Monday, September 11, 2006

9/11/2001

What I remember:

It was the second week of classes, my first semester of graduate school. My probability theory class, which met from 9-11 am, was on break. I was 7 1/2 months pregnant with WonderGirl, so I'd made my typical break-time trip to the bathroom. As we reconvened, an epidemiology student named Clark returned, wide-eyed, from the coffee stand, which had a TV. His information was muddled, something about planes, the WTC, the White House. The Washington mall was on fire. Planes were coming down all over. No one knew what was happening.

The rest of class sat there, unable to digest what he was talking about. My instructor waited a moment, then started teaching again. I wanted to get up and leave, but who leaves in the middle of a required class two weeks into the semester? (If you don't know how to react, I guess you keep reading My Pet Goat.) I wondered if my instructor pushed on because she was Chinese and didn't get the significance. I wondered if I did get the significance. I wondered if this was one of those times where everything changes, and if so, how much.

After class ended, I left school. I needed to see DT, who was working in the nursery of a hospital a few miles away that morning. When I got to the front desk, asking for the nursery, hugely pregnant, the receptionist tried to point me to labor and delivery instead. I couldn't explain myself, but finally found DT in the NICU, hugged him, then went home to watch the news and try to process it all. I listened to NPR on the way, as they reported the towers had fallen. It took several days for me to realize their fall was a surprise to most people -- in my experience of the day, it all happened simultaneously. I didn't know about the sick period between, where no one knew what was going to happen. I didn't know that a plane could enter a building and leave the building upright. I just didn't know.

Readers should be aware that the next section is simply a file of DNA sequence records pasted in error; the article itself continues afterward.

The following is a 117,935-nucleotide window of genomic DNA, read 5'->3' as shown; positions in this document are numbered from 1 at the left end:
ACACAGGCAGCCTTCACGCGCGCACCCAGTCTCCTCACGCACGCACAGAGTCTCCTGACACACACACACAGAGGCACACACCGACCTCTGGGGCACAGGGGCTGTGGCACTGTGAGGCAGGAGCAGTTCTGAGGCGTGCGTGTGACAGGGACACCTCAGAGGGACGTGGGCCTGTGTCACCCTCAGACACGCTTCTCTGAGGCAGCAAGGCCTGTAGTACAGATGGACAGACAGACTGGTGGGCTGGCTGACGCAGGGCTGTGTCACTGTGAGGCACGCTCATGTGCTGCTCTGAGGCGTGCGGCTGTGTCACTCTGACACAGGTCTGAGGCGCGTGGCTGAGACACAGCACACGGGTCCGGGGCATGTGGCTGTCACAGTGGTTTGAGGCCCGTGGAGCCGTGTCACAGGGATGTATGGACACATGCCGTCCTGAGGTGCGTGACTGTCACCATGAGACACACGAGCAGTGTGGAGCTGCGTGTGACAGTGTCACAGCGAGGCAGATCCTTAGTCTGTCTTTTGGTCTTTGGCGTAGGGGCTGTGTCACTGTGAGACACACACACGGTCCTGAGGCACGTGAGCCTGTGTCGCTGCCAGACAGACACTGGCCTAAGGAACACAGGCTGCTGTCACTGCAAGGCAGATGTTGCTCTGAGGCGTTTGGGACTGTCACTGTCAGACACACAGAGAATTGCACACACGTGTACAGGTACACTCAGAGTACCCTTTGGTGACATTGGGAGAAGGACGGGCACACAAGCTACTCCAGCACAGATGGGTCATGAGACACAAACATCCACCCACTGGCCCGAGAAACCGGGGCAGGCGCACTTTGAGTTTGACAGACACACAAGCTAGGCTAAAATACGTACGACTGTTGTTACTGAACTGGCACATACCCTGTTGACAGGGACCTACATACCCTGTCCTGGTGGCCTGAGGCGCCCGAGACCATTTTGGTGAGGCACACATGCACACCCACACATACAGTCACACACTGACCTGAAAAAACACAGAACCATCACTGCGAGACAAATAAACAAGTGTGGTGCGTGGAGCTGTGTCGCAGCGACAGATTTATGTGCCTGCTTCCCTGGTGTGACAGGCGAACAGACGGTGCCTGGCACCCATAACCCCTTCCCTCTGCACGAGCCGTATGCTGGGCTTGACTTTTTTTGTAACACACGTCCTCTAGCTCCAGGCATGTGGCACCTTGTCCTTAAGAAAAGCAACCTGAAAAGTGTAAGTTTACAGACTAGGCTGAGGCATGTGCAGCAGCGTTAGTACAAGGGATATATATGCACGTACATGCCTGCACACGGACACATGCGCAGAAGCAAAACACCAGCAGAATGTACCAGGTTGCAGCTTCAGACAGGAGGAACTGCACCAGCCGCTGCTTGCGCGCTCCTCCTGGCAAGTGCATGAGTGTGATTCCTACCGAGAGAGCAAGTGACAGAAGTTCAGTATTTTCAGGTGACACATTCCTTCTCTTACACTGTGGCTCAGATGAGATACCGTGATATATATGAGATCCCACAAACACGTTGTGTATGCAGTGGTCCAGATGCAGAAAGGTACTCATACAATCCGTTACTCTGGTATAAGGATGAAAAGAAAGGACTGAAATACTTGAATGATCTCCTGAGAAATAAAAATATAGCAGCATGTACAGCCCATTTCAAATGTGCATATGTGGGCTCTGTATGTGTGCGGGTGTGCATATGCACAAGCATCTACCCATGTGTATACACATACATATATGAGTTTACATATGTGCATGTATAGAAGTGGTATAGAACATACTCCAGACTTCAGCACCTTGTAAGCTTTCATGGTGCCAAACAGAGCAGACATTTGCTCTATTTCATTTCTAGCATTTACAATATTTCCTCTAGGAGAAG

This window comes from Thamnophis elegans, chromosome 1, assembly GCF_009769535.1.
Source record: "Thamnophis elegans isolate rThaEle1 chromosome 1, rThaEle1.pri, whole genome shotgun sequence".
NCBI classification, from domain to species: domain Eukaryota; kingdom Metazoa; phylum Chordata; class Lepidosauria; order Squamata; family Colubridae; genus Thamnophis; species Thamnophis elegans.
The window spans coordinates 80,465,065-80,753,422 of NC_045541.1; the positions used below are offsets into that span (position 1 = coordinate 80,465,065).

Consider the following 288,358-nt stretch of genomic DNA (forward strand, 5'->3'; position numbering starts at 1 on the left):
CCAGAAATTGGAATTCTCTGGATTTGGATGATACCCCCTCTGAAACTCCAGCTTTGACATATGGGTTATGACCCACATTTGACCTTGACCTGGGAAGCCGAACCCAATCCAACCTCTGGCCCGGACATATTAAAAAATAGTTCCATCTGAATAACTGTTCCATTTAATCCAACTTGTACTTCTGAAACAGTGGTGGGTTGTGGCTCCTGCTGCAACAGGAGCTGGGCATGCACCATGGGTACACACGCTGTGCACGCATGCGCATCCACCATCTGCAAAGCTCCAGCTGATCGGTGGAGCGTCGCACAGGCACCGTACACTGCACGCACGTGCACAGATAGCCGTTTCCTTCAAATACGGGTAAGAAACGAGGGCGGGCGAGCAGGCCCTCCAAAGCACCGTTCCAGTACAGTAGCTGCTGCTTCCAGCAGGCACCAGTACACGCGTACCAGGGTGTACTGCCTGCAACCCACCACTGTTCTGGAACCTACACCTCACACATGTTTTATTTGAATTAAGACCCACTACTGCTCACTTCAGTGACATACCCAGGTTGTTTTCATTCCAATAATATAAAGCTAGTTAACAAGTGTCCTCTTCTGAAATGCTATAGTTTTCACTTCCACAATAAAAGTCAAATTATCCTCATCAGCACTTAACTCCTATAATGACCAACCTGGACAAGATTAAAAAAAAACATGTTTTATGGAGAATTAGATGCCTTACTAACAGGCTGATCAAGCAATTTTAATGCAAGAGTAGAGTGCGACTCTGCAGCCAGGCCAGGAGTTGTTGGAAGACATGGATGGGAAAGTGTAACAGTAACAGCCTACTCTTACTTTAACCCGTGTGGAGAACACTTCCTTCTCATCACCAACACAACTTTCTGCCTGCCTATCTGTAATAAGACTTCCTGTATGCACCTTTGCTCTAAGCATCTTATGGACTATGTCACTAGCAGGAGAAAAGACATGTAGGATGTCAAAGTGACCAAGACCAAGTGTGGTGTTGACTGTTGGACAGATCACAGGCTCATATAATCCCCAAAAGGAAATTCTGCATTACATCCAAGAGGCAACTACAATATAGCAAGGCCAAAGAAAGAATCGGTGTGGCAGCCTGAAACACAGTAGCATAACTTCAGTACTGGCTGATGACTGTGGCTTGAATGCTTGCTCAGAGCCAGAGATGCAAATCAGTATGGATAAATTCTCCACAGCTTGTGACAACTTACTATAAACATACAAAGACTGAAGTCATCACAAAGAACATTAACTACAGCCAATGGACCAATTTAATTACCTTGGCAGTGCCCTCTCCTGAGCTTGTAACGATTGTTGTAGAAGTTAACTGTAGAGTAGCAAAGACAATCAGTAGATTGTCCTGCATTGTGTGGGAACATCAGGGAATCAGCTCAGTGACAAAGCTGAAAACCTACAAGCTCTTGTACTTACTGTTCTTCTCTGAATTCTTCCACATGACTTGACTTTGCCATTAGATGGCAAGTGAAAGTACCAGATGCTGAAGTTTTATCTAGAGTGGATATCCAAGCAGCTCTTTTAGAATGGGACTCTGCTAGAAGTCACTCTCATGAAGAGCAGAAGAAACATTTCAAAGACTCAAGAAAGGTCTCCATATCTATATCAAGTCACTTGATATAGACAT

I remember the next several hours, watching TV, with everyone in the country seemingly assuming that their location was the next obvious target. My school is near a large federal institution, so it was evacuated as a precaution. How many small towns are near nuclear sites, how many large cities have high-profile buildings, how many medium cities are symbolic targets of another kind? Everyone thought they were next.

Like so many Americans, I spent time on the phone, connecting with my family. We all needed to hear each others' voices, even though none of us, in fact, were next. I remember my brother's anger, remember thinking that I hadn't made it to anger yet, I was just afraid.

My most enduring memory of the day was a strange relief that WonderGirl hadn't been born yet. Whatever else was scary and uncontrollable, I knew she was okay. I remember having my first true understanding that there were situations in which I wasn't going to be able to protect her. That day, though, she was still cozy and unaware, kicking my internal organs, reassuring me that whatever else I couldn't do, I could nurture her a little while longer. My body was a buffer between her and whatever madness was going on. It was the one thing I could do while I waited to see what it all meant.

2 comments:

Unknown Legend said...

Ruth, I didn't know that you had your own blog until just now. Cool!

I bookmarked it so will now be following what you have to say. :)

Ruth said...

Thanks for stopping by, U_L!